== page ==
This blog is part of a series relating to the economic and social impacts of the COVID-19, novel coronavirus outbreak of 2020.
Prime Minister Scott Morrison announced Thursday 16 April that coronavirus restrictions will stay in place for at least four more weeks. These baseline regulations, including 1.5 metre distances between people, gatherings of no more than two people, and the closure of non-essential businesses, will remain as the Government continues to work on controlling the spread of coronavirus. In order for the current measures to be relaxed, three specific criteria must be met: an expansion of COVID-19 testing, improvements in contact tracing, and quicker and more effective responses to local outbreaks.
Morrison noted that Australia would need “an even broader testing regime” in which officials could have a high level of confidence that any outbreaks would be quickly identified. According to a ranking system developed by the London School of Hygiene and Tropical Medicine, Australia’s current testing regime is very comprehensive and advanced in detecting symptomatic cases of coronavirus; however, it would still need to be improved before restrictions could be relaxed.
Morrison commended state governments for working hard to determine where coronavirus cases originate and to whom they may have spread, but said that Australia must implement contact tracing of “an industrial capability” before the current restrictions can be relaxed. Contact tracing refers to the process of interviewing a person who has tested positive for COVID-19 and identifying every person they have come into contact with in order to find out who else may have been exposed to the virus. These people are then contacted, tested and interviewed as well and ordered to self-isolate or quarantine. Paired with social distancing, contact tracing is an exceptionally useful tool in slowing the spread of coronavirus as it allows experts to determine the origins and spread of positive COVID-19 cases. In order to improve contact tracing, the Government is currently reviewing a contact tracing app called TraceTogether that has been used in Singapore since late March. This app uses Bluetooth technology to exchange data between users including signal strength, time and user IDs. This helps experts identify infected persons, who are asked to submit their positive status to the app, and track their interactions and distances people in the wider community. In order to be effective, the app must be adopted by at least 40% of the population. For comparison, in Singapore, a highly policed society with increased expectations of compliance with government regulations, the app has only been downloaded by an estimated 17% of the population. Morrison said that use of the app would initially be voluntary, hoping that many Australians decide to use it “as a matter of national service”, but could become compulsory in the future.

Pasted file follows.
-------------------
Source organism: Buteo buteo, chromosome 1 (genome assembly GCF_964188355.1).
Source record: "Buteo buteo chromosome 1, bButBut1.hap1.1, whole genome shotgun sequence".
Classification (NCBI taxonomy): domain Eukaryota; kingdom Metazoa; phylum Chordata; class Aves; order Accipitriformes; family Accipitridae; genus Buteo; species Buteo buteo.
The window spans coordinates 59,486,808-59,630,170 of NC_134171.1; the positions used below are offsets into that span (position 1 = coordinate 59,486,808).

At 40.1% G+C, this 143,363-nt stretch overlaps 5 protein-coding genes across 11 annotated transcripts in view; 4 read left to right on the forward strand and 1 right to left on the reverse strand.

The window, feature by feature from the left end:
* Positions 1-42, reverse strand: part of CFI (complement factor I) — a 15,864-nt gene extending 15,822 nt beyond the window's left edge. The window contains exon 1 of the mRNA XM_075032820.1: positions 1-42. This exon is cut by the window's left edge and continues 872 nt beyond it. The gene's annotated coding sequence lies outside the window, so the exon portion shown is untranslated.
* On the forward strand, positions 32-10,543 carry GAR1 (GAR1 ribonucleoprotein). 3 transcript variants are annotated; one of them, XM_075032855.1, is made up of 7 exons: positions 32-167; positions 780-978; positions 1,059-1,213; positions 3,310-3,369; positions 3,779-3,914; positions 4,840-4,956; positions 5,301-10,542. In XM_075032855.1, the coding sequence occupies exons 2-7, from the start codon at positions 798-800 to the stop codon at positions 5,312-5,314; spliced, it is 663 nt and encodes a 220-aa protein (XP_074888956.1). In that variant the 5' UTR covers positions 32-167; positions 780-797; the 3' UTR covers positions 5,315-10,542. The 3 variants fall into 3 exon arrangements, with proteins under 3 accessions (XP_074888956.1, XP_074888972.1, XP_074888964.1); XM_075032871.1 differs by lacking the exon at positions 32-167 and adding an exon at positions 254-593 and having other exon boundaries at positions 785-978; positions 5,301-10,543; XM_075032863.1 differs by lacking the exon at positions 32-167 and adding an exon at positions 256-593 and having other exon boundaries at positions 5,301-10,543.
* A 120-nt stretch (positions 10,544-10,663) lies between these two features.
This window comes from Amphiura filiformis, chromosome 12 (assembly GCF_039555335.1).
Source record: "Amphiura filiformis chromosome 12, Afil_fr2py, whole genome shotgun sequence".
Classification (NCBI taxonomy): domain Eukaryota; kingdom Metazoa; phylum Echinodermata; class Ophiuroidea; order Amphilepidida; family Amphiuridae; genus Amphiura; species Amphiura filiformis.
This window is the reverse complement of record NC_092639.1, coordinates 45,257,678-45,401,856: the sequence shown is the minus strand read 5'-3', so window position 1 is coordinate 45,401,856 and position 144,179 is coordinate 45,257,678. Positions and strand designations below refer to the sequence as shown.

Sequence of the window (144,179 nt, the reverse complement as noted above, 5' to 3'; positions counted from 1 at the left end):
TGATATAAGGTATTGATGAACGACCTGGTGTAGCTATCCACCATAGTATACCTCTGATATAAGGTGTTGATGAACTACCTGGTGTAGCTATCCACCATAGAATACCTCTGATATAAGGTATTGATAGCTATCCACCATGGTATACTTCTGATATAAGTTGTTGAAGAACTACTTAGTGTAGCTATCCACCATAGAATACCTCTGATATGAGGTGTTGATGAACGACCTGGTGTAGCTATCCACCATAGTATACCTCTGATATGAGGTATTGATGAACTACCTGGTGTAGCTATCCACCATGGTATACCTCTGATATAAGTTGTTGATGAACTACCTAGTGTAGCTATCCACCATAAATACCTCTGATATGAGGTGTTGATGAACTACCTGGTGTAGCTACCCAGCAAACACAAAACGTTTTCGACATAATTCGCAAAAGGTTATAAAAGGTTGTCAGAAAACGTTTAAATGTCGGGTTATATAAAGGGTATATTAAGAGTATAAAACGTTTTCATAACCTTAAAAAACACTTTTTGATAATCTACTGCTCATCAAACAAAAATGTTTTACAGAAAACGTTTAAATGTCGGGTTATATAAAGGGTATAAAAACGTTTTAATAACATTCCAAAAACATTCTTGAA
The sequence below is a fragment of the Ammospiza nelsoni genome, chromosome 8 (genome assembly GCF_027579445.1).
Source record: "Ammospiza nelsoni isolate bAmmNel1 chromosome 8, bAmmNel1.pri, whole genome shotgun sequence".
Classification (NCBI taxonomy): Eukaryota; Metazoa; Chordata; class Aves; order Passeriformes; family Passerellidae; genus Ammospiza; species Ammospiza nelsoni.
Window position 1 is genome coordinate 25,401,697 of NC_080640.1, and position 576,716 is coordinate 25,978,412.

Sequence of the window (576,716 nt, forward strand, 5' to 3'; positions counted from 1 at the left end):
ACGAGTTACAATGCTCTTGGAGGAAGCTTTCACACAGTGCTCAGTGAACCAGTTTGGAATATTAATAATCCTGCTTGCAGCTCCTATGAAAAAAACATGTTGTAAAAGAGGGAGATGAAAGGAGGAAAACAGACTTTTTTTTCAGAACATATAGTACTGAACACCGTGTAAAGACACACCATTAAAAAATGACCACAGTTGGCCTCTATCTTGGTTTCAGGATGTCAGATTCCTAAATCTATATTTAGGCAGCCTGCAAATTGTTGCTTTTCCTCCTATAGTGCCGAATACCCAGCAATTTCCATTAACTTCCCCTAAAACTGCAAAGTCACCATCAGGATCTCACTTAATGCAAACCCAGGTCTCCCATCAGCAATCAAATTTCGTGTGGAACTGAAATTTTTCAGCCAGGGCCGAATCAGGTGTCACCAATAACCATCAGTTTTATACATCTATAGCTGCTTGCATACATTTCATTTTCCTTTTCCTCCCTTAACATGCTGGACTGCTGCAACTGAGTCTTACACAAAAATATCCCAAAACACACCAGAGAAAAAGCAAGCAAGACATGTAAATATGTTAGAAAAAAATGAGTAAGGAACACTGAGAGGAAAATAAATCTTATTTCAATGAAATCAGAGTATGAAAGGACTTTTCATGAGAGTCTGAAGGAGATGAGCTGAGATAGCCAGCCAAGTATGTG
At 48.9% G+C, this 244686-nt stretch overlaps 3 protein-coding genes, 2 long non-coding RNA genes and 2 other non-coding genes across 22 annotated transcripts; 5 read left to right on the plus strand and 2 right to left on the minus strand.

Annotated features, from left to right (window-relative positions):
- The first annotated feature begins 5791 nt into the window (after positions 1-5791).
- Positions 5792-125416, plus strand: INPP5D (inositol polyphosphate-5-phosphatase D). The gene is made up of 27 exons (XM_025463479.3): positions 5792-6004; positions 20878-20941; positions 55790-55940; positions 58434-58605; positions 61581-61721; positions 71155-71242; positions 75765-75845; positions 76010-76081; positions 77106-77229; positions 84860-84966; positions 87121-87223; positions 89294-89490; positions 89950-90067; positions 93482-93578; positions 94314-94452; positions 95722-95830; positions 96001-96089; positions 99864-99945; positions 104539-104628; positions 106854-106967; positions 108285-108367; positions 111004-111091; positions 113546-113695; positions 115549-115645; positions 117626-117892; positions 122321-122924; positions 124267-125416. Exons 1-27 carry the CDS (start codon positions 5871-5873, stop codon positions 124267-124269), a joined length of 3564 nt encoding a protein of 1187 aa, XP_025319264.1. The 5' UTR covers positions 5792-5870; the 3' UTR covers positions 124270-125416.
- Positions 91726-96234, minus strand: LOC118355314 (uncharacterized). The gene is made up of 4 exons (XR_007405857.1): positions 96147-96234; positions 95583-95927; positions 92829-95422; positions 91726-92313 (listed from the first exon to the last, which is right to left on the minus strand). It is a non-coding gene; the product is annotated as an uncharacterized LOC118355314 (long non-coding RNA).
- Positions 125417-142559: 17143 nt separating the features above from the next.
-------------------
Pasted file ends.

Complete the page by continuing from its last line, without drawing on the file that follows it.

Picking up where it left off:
Last, Morrison said there must be an improvement in the ability to respond to local outbreaks. Pointing to a sudden outbreak at a hospital in Tasmania’s northwest, which has nearly doubled the number of cases in the state, Morrison described the need for quick-moving lockdowns to be enforced to ensure coronavirus “does not transmit broadly within the community”. The recent outbreak in Tasmania has seen the Australian Defence Force and the Federal Government working with local authorities to help contain the spread of the virus in the local region.
While many people are eager to return to a semblance of normalcy, experts noted that any return to pre-coronavirus life is still a very long way off. Brendan Murphy, Chief Medical Officer, explained that Australia’s current decline in recorded coronavirus cases is exactly why containment measures must stay in place. As current social distancing measures appear to be working, relaxing restrictions now would inevitability see increased community transmission. PM Morrison did note, however, that any scaling back of measures could be reversed, explaining, “you can’t rule out potentially increasing restrictions at some point if things got a bit out of control because the virus writes its own rules”.
As we slowly adjust to coronavirus containment measures, many people are hoping this new reality will not last too much longer. If we want to speed things up, however, we must consider our own role in slowing the spread of coronavirus. What measures can members of the public take to help keep the virus contained, and how do we balance the adoption of these measures with concrete concerns about privacy, safety and surveillance? How do we establish a culture in which we can trust that the right concerns are being weighed with the right priorities?